Dementia is a devastating condition for the people affected, their family and friends, and for health systems. Through its global reach and ability to bring together government and non-government perspectives, OECD is in a unique position to face up to the challenge.

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  • 13-March-2015

    English

    Better dementia care and a future cure require action today, says OECD

    The current policy approach to tackling dementia is socially and economically unsustainable, according to a new OECD report. Countries need to take action now to improve the lives of people living with dementia and their carers, prioritise public research on dementia, and improve the incentives for private investment in dementia innovation.

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  • 13-March-2015

    English

    Addressing Dementia - The OECD Response

    The large and growing human and financial cost of dementia provides an imperative for policy action. It is already the second largest cause of disability for the over-70s and it costs $645bn per year globally, and ageing populations mean that these costs will grow.

    There is no cure or effective treatment for dementia, and too often people do not get appropriate health and care services, leading to a poor quality of life. Our failure to tackle these issues provides a compelling illustration of some of today’s most pressing policy challenges. We need to rethink our research an innovation model, since progress on dementia has stalled and investment is just a fraction of what it is for other diseases of similar importance and profile. But even then a cure will be decades away, so we need better policies to improve the lives of people living with dementia now. Communities need to adjust to become more accommodating of people with dementia and families who provide informal care must be better supported. Formal care services and care institutions need to promote dignity and independence, while coordination of health and care services must be improved. But there is hope: if we can harness big data we may be able to address the gaps in our knowledge around treatment and care.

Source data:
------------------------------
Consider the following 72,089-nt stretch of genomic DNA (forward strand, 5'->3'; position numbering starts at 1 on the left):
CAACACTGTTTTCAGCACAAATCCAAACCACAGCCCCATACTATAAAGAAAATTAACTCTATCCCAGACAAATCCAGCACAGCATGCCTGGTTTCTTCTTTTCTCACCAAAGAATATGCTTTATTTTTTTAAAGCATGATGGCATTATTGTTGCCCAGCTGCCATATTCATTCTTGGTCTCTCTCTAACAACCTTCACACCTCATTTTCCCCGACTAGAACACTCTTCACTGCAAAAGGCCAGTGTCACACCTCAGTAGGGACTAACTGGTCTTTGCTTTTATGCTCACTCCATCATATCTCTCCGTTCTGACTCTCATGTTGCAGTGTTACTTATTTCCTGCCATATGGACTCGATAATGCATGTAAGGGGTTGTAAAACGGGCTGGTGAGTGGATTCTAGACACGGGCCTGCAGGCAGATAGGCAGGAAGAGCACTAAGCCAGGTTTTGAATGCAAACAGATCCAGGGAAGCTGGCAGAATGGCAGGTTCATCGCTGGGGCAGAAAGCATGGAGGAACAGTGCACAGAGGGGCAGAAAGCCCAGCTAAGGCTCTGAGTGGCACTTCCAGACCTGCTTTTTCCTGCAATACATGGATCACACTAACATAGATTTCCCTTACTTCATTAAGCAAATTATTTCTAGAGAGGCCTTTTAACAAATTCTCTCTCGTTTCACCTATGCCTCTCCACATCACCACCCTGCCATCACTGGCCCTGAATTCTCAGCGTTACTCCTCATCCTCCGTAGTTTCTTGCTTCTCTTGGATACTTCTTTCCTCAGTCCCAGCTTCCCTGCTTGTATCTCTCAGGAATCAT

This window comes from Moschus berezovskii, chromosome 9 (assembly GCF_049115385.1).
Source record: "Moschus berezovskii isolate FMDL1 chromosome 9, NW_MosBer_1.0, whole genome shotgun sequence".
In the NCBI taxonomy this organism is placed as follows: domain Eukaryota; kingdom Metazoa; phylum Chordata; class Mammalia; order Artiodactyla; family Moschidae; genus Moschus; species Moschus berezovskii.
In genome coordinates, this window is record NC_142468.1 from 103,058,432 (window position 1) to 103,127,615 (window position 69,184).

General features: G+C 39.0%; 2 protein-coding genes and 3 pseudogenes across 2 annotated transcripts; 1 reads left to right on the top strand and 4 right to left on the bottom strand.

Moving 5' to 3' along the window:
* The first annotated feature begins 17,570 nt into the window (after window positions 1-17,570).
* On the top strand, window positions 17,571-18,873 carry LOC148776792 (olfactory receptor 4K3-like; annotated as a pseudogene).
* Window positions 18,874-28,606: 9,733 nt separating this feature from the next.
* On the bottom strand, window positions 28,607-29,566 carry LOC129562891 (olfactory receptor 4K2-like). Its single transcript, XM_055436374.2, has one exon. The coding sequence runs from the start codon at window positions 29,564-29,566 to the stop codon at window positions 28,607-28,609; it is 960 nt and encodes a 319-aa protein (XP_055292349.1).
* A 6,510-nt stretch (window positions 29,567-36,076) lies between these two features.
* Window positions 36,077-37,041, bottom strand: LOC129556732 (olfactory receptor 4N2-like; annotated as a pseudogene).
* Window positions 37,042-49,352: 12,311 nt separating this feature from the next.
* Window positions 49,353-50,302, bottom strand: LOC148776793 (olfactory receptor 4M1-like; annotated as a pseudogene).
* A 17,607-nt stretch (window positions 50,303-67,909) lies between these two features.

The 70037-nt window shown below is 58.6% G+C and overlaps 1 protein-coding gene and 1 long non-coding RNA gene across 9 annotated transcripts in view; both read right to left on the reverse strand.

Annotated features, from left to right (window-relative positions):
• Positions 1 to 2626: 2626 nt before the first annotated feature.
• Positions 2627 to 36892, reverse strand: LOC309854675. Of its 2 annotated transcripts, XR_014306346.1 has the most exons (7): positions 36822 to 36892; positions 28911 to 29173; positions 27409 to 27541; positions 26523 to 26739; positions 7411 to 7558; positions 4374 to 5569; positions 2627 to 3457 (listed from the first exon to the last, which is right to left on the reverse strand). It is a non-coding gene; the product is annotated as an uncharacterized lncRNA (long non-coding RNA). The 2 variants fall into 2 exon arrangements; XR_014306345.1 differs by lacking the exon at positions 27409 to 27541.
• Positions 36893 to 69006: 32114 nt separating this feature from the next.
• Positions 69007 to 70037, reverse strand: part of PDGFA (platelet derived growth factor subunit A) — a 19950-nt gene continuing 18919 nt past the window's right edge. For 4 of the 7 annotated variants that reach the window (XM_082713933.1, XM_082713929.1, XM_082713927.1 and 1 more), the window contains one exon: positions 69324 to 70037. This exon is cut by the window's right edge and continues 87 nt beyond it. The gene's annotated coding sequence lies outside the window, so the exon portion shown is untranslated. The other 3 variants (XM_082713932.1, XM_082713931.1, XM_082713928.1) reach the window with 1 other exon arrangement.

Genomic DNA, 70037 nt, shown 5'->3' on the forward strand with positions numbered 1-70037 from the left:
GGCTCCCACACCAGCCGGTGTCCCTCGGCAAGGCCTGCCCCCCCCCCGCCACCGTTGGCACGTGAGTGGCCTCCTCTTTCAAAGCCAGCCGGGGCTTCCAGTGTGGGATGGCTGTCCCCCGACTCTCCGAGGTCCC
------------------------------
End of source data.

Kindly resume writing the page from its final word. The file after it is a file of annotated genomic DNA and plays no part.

• 12-March-2015

    English

    Big Data for Advancing Dementia Research - An Evaluation of Data Sharing Practices in Research on Age-related Neurodegenerative Diseases

    Dementia is increasing in prevalence, and to date has no cure or treatment. One element in improving this situation is using and sharing data more widely to increase the power of research. Further, moving beyond established medical data into big data offers the potential to tap into routinely collected data from both within and outside the health system.

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  • 4-March-2015

    English

    High-Level Policy Forum on Mental Health and Work: Bridging Employment and Health Policies - Closing Statement

    This Forum does not mark the end of a process. It was a key step aimed at sharing the main conclusions of our work on Mental Health and Work and to discuss where we stand, with the goal of connecting health policy makers and employment policy makers in order to discuss an issue that they can only solve together.